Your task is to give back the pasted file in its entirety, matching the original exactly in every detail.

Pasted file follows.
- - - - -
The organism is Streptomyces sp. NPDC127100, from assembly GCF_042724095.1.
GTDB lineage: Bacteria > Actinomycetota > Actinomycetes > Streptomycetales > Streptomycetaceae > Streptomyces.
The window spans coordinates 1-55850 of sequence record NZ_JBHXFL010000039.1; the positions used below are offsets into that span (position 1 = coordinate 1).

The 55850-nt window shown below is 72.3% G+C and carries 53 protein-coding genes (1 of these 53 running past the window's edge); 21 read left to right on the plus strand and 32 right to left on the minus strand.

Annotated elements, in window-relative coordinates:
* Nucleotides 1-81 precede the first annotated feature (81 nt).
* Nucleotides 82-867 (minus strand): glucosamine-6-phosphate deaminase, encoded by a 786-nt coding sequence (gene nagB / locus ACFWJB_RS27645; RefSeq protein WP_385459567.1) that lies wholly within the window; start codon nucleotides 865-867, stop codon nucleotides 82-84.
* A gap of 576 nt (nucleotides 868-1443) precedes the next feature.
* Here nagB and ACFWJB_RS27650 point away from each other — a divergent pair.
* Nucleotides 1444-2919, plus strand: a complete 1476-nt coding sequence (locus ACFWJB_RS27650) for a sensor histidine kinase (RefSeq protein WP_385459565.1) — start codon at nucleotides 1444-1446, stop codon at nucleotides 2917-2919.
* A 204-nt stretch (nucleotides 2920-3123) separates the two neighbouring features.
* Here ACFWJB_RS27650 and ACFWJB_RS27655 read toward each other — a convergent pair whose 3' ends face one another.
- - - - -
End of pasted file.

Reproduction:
The organism is Streptomyces sp. NPDC127100, from assembly GCF_042724095.1.
GTDB lineage: Bacteria > Actinomycetota > Actinomycetes > Streptomycetales > Streptomycetaceae > Streptomyces.
The window spans coordinates 1-55850 of sequence record NZ_JBHXFL010000039.1; the positions used below are offsets into that span (position 1 = coordinate 1).

The 55850-nt window shown below is 72.3% G+C and carries 53 protein-coding genes (1 of these 53 running past the window's edge); 21 read left to right on the plus strand and 32 right to left on the minus strand.

Annotated elements, in window-relative coordinates:
* Nucleotides 1-81 precede the first annotated feature (81 nt).
* Nucleotides 82-867 (minus strand): glucosamine-6-phosphate deaminase, encoded by a 786-nt coding sequence (gene nagB / locus ACFWJB_RS27645; RefSeq protein WP_385459567.1) that lies wholly within the window; start codon nucleotides 865-867, stop codon nucleotides 82-84.
* A gap of 576 nt (nucleotides 868-1443) precedes the next feature.
* Here nagB and ACFWJB_RS27650 point away from each other — a divergent pair.
* Nucleotides 1444-2919, plus strand: a complete 1476-nt coding sequence (locus ACFWJB_RS27650) for a sensor histidine kinase (RefSeq protein WP_385459565.1) — start codon at nucleotides 1444-1446, stop codon at nucleotides 2917-2919.
* A 204-nt stretch (nucleotides 2920-3123) separates the two neighbouring features.
* Here ACFWJB_RS27650 and ACFWJB_RS27655 read toward each other — a convergent pair whose 3' ends face one another.